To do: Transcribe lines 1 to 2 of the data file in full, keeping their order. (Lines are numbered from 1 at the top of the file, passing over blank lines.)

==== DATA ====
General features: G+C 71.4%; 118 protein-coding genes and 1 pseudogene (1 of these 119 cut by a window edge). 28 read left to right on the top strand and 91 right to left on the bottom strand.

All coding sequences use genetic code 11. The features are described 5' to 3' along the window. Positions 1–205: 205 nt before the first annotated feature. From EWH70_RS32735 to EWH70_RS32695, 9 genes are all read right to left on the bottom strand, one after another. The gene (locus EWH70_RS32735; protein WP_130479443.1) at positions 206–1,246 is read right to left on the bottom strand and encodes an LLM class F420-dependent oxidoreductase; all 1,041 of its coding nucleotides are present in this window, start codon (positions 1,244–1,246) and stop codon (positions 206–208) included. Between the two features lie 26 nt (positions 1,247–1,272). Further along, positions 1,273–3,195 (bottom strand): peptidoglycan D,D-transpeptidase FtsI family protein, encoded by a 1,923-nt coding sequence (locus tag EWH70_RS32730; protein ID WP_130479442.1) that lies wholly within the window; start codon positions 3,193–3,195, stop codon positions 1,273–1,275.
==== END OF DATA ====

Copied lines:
General features: G+C 71.4%; 118 protein-coding genes and 1 pseudogene (1 of these 119 cut by a window edge). 28 read left to right on the top strand and 91 right to left on the bottom strand.

All coding sequences use genetic code 11. The features are described 5' to 3' along the window. Positions 1–205: 205 nt before the first annotated feature. From EWH70_RS32735 to EWH70_RS32695, 9 genes are all read right to left on the bottom strand, one after another. The gene (locus EWH70_RS32735; protein WP_130479443.1) at positions 206–1,246 is read right to left on the bottom strand and encodes an LLM class F420-dependent oxidoreductase; all 1,041 of its coding nucleotides are present in this window, start codon (positions 1,244–1,246) and stop codon (positions 206–208) included. Between the two features lie 26 nt (positions 1,247–1,272). Further along, positions 1,273–3,195 (bottom strand): peptidoglycan D,D-transpeptidase FtsI family protein, encoded by a 1,923-nt coding sequence (locus tag EWH70_RS32730; protein ID WP_130479442.1) that lies wholly within the window; start codon positions 3,193–3,195, stop codon positions 1,273–1,275.